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Accidental DBA - Where to Start? (General Question) Expand / Collapse
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Posted Wednesday, September 18, 2013 10:23 AM
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Hello,

I will be taking over the role of a SQL Server DBA for my company. Our SQL Servers have always been maintained by our Server Admins. I will be going to training in about a week. I would like any suggestions on what I should begin looking at when I come back from training. I am familair with SQL Server Versions 2005, 2008, and 2008 R2 from a developers viewpoint. The DBA role will be new to me. What would be some of the first issues I should address as I take over the responsibility of these databases?

Thanks!
Post #1496006
Posted Wednesday, September 18, 2013 10:34 AM


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Here is a great place to start.

http://www.red-gate.com/community/books/accidental-dba


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Post #1496011
Posted Wednesday, September 18, 2013 2:26 PM


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defyant_2004 (9/18/2013)
Hello,

I will be taking over the role of a SQL Server DBA for my company. Our SQL Servers have always been maintained by our Server Admins. I will be going to training in about a week. I would like any suggestions on what I should begin looking at when I come back from training. I am familair with SQL Server Versions 2005, 2008, and 2008 R2 from a developers viewpoint. The DBA role will be new to me. What would be some of the first issues I should address as I take over the responsibility of these databases?

Thanks!


First let me say ... something that I would make sure my training course covered and covered well, and that is "database backups and restores". Including frequency of backups and restores to a point in time.

For without the data user queries can run fast or slow it matters not.


If everything seems to be going well, you have obviously overlooked something.

Ron

Please help us, help you -before posting a question please read

Before posting a performance problem please read
Post #1496131
Posted Wednesday, September 18, 2013 2:31 PM


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defyant_2004 (9/18/2013)
What would be some of the first issues I should address as I take over the responsibility of these databases?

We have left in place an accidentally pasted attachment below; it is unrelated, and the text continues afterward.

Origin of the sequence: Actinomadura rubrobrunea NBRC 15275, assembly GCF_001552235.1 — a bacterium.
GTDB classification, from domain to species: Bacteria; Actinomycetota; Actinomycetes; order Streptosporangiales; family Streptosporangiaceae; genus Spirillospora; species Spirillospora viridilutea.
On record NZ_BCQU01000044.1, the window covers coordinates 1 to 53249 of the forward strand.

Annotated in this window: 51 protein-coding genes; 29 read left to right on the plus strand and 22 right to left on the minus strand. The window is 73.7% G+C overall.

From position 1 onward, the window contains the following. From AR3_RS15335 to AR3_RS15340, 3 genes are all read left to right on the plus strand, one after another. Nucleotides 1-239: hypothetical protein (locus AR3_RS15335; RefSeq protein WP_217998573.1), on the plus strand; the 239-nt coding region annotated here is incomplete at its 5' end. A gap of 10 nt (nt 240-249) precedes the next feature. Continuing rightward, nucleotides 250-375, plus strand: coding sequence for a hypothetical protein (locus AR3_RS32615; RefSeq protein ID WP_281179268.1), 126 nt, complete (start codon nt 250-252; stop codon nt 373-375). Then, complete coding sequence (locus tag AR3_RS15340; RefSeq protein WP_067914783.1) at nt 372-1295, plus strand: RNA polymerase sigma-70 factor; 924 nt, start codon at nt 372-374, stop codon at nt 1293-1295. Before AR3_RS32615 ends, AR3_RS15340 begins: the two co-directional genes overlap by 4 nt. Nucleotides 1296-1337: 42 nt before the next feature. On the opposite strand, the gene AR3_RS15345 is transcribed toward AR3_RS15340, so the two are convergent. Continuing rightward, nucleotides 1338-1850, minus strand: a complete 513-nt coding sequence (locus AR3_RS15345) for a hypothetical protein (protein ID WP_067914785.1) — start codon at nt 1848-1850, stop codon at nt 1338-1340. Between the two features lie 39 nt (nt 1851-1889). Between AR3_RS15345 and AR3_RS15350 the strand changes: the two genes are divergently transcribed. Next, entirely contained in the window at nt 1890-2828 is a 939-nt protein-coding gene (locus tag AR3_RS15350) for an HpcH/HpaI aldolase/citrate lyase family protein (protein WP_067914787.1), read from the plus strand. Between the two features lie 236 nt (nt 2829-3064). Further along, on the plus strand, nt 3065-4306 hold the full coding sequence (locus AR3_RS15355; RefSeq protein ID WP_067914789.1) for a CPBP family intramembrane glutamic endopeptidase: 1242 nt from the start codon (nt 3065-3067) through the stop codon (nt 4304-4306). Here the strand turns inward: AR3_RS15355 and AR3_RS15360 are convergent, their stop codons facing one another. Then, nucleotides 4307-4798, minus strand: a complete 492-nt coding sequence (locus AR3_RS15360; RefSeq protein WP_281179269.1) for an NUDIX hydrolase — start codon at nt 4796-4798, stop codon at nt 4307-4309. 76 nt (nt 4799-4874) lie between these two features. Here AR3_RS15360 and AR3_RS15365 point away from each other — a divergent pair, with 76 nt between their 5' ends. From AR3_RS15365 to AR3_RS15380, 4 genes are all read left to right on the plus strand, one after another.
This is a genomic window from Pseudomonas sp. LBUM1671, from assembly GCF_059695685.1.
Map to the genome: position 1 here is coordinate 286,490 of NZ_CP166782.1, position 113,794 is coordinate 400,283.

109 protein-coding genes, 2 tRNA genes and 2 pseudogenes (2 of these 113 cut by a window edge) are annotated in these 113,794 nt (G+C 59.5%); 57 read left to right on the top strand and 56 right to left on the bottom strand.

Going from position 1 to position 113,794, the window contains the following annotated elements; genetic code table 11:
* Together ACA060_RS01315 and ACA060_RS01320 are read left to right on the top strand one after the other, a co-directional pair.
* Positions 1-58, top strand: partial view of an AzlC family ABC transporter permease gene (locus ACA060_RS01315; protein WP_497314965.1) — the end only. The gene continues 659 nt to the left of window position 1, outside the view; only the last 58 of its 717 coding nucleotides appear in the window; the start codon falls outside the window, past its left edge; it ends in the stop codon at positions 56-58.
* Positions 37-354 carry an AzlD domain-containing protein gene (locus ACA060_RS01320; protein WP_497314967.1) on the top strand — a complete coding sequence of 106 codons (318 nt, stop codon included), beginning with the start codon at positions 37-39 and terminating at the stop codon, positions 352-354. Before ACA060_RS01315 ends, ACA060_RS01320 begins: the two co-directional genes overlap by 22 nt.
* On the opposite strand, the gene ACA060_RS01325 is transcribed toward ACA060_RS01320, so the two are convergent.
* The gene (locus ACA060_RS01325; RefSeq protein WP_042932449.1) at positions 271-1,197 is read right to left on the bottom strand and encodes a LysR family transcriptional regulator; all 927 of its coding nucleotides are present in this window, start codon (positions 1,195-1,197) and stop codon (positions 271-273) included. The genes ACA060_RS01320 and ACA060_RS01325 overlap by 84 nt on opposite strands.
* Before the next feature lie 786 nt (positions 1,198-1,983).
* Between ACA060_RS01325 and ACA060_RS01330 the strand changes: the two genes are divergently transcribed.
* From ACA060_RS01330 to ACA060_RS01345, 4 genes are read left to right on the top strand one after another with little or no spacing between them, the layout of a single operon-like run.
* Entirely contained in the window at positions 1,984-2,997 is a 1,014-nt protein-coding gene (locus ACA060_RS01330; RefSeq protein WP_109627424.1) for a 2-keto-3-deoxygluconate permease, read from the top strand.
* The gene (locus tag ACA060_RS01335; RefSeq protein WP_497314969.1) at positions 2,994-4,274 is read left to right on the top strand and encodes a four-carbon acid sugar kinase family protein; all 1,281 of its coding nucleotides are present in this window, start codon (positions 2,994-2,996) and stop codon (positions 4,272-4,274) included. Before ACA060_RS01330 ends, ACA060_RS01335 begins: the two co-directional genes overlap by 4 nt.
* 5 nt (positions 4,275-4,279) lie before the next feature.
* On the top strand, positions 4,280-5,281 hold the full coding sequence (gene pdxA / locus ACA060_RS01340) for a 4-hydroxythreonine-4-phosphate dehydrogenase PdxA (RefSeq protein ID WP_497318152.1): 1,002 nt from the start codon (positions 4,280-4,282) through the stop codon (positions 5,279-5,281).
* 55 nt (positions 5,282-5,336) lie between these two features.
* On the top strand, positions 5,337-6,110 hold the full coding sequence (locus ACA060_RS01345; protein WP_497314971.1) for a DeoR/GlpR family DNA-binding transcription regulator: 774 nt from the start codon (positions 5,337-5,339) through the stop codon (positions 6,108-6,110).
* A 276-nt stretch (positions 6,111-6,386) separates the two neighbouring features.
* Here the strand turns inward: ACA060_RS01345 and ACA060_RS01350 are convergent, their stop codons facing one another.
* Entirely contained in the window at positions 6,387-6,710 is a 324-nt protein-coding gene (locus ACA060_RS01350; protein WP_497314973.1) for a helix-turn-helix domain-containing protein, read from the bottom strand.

Backups. Integrity Checks. Backups. Restores. Backups. Backups. Backups.



Gail Shaw
Microsoft Certified Master: SQL Server 2008, MVP
SQL In The Wild: Discussions on DB performance with occasional diversions into recoverability

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Post #1496135
Posted Wednesday, September 18, 2013 3:14 PM


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And just in case, backups.

--Jeff Moden
"RBAR is pronounced "ree-bar" and is a "Modenism" for "Row-By-Agonizing-Row".

First step towards the paradigm shift of writing Set Based code:
Stop thinking about what you want to do to a row... think, instead, of what you want to do to a column."

(play on words) "Just because you CAN do something in T-SQL, doesn't mean you SHOULDN'T." --22 Aug 2013

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Post #1496145
Posted Wednesday, September 18, 2013 3:42 PM


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And to add to Jeff's and Gail's posts: restores. A lot of people take backups. Not everyone restore their backups, or understand how they should do in a disaster scenarios.

There are two important reasons why you regularly should restore your backups (in environment different from production):

1) To make sure that you are familiar with the procedure.
2) The backups are actually good and valid.


Erland Sommarskog, SQL Server MVP, www.sommarskog.se
Post #1496155
Posted Thursday, September 19, 2013 10:45 AM
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Did someone mention backups and restores?

Having just finished restoring a blown server which housed our SQL Server instance , I'll put the exclamation point on backups/restores.

To wit -------> !


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Post #1496492
Posted Thursday, September 19, 2013 4:05 PM
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If you have available hardware/VM resourses, do one of your practice restores to a non production server just you yourself use and go wild on it. I find my best learning occurs when I've screwed something up and have to fix it, but I suggest doing that on an environment no one else relies on
Post #1496635
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